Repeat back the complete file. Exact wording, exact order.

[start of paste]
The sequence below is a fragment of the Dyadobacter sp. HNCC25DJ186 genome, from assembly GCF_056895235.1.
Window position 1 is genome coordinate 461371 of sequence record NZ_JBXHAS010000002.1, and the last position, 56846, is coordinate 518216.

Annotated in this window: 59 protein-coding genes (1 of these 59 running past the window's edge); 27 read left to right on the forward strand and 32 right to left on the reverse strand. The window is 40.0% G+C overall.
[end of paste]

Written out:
The sequence below is a fragment of the Dyadobacter sp. HNCC25DJ186 genome, from assembly GCF_056895235.1.
Window position 1 is genome coordinate 461371 of sequence record NZ_JBXHAS010000002.1, and the last position, 56846, is coordinate 518216.

Annotated in this window: 59 protein-coding genes (1 of these 59 running past the window's edge); 27 read left to right on the forward strand and 32 right to left on the reverse strand. The window is 40.0% G+C overall.